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Invasive Species Not Established in U.S.

Provides examples of Invasive Species Not Established in U.S.  Established species are species having a self-sustaining and reproducing population in a specified geographic area without the need for human intervention. Applies to both native and non-native species (Source: Invasive Species Terminology: Standardizing for Stakeholder Education, The Journal of Extension).

These species of concern are why we must increase our efforts in early detection and rapid response (EDRR) and the prevention of new introductions.

See also: Pests not known to occur in the United States or of limited distribution (; USDA, APHIS)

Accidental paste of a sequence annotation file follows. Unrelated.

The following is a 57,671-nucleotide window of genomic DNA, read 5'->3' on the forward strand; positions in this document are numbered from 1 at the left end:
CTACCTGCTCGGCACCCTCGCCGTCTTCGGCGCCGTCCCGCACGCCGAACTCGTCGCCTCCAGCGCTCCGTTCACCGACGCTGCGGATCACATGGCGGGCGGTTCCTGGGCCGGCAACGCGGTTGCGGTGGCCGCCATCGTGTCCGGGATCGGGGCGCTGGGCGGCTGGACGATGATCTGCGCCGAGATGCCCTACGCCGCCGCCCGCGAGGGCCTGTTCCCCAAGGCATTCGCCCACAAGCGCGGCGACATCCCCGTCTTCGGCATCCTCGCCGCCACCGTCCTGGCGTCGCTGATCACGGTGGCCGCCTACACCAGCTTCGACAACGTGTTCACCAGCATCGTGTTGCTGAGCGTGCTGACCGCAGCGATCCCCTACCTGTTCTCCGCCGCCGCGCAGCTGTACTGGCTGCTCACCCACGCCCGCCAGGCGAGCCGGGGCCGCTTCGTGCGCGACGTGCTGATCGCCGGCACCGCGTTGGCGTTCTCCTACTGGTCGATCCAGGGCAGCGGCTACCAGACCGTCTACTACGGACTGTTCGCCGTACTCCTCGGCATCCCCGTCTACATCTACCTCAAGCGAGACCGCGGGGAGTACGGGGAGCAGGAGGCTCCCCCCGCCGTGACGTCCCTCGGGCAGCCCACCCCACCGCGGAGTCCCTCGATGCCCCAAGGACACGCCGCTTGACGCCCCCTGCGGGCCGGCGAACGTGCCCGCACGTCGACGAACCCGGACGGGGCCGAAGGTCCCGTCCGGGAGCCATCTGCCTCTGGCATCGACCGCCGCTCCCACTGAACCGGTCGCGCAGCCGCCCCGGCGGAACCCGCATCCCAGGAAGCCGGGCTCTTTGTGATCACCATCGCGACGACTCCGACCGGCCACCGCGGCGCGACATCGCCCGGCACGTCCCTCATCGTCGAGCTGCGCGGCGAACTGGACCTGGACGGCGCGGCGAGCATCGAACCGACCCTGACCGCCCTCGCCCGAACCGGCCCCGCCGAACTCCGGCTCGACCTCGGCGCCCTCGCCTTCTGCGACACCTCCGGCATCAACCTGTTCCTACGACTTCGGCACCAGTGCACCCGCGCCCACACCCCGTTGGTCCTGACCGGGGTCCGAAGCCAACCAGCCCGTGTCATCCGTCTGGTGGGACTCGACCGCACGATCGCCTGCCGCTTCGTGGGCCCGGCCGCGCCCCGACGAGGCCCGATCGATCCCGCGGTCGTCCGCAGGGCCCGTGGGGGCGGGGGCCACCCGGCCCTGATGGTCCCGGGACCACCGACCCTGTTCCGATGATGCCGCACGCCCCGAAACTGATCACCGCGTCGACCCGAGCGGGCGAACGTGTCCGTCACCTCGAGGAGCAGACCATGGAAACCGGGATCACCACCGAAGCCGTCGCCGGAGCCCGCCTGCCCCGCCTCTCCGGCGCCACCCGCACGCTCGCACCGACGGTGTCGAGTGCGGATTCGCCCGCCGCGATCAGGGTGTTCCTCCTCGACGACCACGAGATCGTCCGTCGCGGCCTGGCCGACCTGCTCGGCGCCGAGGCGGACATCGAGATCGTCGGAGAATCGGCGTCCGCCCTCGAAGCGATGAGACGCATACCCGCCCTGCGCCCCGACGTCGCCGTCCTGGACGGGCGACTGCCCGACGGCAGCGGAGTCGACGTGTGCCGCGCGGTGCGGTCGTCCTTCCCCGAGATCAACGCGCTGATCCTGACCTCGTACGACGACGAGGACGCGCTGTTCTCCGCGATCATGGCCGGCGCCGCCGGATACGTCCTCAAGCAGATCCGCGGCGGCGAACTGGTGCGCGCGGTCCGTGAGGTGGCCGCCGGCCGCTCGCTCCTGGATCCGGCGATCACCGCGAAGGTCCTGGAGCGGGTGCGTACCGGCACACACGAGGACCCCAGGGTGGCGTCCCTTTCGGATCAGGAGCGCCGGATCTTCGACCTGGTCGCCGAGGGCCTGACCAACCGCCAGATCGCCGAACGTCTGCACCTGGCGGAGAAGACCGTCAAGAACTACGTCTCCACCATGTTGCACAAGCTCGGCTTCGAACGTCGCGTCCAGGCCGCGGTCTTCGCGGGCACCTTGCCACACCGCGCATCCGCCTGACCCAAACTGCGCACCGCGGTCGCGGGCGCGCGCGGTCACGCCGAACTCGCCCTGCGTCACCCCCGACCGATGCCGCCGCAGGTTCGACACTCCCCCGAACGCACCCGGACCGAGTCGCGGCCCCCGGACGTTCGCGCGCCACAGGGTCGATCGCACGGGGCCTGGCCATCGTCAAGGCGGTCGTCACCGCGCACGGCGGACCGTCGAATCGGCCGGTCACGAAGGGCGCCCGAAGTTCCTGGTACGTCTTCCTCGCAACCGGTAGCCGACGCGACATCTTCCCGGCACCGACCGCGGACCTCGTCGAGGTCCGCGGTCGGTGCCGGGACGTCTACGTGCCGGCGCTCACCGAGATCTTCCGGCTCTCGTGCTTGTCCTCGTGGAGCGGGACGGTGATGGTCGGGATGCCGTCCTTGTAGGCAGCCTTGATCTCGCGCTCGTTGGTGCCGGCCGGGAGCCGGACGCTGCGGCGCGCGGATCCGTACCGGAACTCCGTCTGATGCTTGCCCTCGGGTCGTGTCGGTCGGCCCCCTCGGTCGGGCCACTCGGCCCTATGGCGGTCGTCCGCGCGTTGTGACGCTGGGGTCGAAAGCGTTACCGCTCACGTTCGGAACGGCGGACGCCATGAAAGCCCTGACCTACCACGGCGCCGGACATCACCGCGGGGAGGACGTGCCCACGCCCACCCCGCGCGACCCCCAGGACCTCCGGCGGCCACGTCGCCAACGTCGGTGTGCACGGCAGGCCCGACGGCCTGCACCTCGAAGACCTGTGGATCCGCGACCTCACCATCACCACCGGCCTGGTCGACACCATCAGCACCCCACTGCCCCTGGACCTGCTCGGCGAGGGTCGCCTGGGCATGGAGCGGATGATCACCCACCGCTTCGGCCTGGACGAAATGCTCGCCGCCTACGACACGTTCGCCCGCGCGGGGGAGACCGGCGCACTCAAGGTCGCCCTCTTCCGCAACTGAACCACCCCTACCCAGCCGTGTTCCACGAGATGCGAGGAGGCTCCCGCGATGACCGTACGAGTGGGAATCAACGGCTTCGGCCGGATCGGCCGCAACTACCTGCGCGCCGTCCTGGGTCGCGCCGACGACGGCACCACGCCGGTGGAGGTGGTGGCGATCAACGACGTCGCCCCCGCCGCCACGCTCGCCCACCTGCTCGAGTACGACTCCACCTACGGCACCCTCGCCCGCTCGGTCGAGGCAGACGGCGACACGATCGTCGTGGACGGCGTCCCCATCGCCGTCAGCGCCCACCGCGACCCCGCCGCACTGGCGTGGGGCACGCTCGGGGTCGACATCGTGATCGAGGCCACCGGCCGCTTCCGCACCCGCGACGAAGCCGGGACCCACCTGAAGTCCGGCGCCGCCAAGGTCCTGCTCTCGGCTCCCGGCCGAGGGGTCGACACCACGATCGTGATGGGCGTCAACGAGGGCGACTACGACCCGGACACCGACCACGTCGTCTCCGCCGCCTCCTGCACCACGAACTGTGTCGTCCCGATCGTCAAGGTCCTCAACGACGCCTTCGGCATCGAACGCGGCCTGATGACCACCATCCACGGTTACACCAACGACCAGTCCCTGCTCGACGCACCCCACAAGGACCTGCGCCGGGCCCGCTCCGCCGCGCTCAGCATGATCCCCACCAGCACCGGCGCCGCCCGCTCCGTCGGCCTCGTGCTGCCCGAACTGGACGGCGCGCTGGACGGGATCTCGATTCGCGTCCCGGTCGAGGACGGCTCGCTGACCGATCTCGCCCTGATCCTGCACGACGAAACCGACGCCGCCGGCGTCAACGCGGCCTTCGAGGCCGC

Note: Our species profiles provide general information about species considered to be invasive. This is not a list of all invasive species, nor does our information have regulatory implications. The large numbers of invasive species prevent us from maintaining detailed information on ALL invasive species. In addition, determining the invasiveness of a species depends on a number of local factors, including the type of habitat. Our species profiles are provided as an educational informational tool.